References are an integral part of any job transition or referral based business. Are you strategically choosing and coaching your references so that they work for you?
The reality is that references matter today more than ever before because in a wide world of digital personal and professional branding, people have the power to represent themselves in a myriad of glowing ways. In order to make good choices, both hiring managers and potential clients want to be sure that you are the real deal.
I believe it is standard to have between 4-6 references and below are the points I work on with my clients to ensure those references are top notch and not tragic.
Ask permission: Take the time to speak with your potential references either by phone, or face to face and ask for their permission to use them and verify that they are willing and committed to being an excellent reference. It is common to find that someone we thought would be a good reference, if asked would actually say no. Also, you may have had great performance ratings in your last role and received accolades to your face but this does not guarantee that your ex-manager or client would not feel comfortable saying something a little less flattering on the phone. Do not assume that they will recommend you for another opportunity.
Stay current: Keep connected with your references so you can stay up to date and current regarding their job titles, current companies, changes in contact information, etc.… This is important especially in regards to acquisitions, mergers, restructures and fluidity within companies.
Share necessary information: Keep your references in the know and ensure they stay informed of which roles you are applying for. You could consider sharing your resume with them or creating a cheat sheet that highlights how your skills match the job requirements for those applications. It is important to coach your references so that they have specific speaking points as to why you would be an ideal fit for the role you are interviewing for as a lukewarm reference can be as detrimental as a bad one.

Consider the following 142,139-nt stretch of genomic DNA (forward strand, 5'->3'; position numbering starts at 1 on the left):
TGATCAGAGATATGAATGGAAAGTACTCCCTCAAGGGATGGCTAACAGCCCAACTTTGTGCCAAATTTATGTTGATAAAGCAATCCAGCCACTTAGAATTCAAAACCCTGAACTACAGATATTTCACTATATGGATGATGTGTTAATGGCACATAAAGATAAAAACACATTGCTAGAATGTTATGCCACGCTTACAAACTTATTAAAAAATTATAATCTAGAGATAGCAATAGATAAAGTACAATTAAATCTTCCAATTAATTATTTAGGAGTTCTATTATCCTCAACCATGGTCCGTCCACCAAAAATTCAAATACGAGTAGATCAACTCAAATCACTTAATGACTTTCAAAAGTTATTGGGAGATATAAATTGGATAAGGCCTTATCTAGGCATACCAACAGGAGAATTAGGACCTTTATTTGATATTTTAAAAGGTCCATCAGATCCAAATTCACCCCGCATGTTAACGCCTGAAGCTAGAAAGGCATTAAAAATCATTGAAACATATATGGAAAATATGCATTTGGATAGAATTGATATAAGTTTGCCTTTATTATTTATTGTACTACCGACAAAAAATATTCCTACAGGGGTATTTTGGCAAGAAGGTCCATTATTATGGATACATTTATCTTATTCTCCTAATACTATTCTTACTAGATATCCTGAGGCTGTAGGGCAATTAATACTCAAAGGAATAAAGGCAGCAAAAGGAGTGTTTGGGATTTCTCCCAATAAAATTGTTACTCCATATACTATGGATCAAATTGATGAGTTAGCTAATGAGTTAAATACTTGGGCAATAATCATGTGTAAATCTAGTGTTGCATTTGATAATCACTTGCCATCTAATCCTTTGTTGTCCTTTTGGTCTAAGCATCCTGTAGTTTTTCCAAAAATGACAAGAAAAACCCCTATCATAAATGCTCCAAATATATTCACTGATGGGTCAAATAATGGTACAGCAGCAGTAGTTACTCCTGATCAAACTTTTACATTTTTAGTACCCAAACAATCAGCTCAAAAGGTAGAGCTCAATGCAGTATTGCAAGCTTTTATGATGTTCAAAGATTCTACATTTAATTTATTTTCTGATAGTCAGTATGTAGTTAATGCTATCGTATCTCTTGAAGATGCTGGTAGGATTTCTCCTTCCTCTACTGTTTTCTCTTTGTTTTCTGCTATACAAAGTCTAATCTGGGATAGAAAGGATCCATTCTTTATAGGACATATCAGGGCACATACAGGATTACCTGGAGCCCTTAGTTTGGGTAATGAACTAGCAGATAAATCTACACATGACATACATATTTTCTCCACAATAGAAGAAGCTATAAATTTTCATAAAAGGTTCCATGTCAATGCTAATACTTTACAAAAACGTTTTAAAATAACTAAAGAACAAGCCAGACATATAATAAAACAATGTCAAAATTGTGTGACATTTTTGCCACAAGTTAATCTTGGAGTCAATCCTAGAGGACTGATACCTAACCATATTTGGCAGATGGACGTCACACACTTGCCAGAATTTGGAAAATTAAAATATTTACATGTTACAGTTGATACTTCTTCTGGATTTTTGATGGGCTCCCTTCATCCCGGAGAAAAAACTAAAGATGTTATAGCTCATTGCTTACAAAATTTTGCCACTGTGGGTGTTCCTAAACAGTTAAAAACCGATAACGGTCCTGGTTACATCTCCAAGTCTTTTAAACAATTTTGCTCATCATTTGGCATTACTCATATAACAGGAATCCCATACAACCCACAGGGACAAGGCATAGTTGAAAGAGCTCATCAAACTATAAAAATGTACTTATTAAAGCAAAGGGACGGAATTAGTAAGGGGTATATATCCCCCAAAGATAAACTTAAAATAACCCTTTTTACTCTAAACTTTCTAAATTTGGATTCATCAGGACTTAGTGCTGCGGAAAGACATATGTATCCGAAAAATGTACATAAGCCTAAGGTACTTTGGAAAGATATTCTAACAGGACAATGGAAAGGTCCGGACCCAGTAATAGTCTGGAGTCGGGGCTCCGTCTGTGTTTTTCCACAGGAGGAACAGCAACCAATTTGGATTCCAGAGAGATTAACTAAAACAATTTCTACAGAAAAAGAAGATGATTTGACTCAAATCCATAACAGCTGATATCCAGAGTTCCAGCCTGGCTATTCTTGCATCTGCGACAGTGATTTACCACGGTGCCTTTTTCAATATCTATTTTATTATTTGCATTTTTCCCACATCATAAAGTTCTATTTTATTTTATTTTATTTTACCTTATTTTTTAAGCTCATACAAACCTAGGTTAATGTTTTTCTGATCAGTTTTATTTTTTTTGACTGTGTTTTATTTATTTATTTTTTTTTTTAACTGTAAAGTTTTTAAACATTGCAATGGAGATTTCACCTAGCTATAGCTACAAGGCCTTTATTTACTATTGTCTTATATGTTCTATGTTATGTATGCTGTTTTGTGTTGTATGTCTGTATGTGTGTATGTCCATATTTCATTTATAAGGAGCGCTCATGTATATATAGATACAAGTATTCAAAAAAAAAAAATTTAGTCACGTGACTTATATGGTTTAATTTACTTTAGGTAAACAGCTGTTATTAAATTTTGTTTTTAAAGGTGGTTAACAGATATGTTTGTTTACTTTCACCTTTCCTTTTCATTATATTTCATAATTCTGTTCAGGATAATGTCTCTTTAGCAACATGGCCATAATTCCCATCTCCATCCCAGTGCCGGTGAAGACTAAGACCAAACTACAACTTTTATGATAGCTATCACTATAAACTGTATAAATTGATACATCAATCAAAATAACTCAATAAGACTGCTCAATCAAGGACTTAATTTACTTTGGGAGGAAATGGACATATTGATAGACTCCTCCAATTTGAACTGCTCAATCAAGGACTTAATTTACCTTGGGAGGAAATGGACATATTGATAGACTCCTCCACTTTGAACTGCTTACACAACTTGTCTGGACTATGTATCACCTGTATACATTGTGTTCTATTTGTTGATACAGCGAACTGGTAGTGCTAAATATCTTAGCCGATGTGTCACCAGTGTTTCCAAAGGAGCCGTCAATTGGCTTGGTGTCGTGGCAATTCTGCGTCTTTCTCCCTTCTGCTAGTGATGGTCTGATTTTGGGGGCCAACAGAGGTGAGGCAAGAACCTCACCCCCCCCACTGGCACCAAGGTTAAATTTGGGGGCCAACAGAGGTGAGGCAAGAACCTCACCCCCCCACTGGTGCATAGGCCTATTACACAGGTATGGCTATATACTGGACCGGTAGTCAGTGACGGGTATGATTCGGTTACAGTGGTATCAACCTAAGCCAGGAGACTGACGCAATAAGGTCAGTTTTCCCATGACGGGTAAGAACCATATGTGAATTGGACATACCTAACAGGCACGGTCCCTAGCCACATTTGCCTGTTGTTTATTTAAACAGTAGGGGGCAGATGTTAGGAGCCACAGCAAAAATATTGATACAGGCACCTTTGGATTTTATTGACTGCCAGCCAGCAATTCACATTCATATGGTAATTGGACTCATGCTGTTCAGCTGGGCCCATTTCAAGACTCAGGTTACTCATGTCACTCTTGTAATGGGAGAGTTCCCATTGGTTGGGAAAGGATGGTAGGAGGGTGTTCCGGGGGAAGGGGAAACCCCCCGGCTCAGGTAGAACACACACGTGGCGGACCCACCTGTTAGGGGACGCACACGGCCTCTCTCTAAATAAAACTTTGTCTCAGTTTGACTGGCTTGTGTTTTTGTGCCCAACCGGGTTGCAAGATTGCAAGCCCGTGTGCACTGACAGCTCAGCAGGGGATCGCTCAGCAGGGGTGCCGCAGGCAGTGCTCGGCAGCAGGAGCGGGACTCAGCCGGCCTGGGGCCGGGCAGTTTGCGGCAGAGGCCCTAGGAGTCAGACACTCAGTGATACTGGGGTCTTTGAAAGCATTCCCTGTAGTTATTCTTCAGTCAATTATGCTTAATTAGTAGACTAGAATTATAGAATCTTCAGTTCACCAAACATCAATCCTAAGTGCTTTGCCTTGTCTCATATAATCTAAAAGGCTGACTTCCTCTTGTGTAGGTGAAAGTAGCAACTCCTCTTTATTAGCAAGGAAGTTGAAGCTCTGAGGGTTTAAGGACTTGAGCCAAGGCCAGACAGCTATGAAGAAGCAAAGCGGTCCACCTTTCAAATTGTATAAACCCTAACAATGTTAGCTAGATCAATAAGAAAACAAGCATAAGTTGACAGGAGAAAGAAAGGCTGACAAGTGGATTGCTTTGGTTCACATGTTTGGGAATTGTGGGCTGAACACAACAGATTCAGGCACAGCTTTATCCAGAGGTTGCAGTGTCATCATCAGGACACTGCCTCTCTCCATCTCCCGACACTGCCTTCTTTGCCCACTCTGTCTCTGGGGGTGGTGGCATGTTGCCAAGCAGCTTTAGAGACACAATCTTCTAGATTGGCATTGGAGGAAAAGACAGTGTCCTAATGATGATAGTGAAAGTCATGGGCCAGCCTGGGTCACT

Give a head’s up: Once you begin the interview cycle with companies, call your references and let them know that they can expect a phone call and which companies may be calling. Again, reiterate what position you have interviewed for, why you want the role and how your skills satisfy the requirements.
Say thank you! Always send your references a hand-written thank you note, or at least an email, to express your appreciation. Also, let your references know if you were successful or not in landing the role as a courtesy and to keep them in the loop. Remember that references are people who volunteer to cooperate with you in your jobs search.
Furthermore, here are some other tips to ensure your references are top-notch.
Don’t include your relatives as a good reference: You may have worked in your father’s office for a short time or a relative’s company but these do not make for great references. You can sometimes get away with it if you have different last names but using relatives is still risky business as generally potential employers will assume that anything your reference says will be too subjective.
Look beyond your direct supervisor: Anyone in a position of authority can be a great reference, (such as the supervisor or director of another department that you worked with), as are internal or external clients. The goal is to find someone who can attest to your excellent work and sing your praises. Co-workers do not make the best references but it is better to have a good word from a co-worker than a bad word from a manger.
If you know there’s a problem, bring it to light: If you had a problem with your direct supervisor, be honest about it. If you are specifically asked for the contact information for that person, disclose the situation in an objective and matter of fact way, try to remove any opinion or emotion from your story, hand over their name and contact information, and then additionally offer the name and contact information of another supervisor that will offer a positive reference.
It is important to make note that many companies have a formal policy of not giving references and will only confirm employment. In most cases, the HR people will stick to this policy however, there are times when a supervisor may cross the line and share their opinion and information. Please remember that you may not always be protected by this policy.
As a final note, if you are frequently attending interviews but are not getting to the next stage, it could be time to reflect on why. If you can rule out that you are not failing in the interview and you know that you are answering questions well and making a connection with our interviewers, maybe one of your references is not working in your favour. Occasionally I have known of clients who have asked professional friends to call their references to validate if this is the case, promptly removing any negative references from their list. The objective here is that you ensure your references are aligned with your needs and thereby stay in control of your job transition.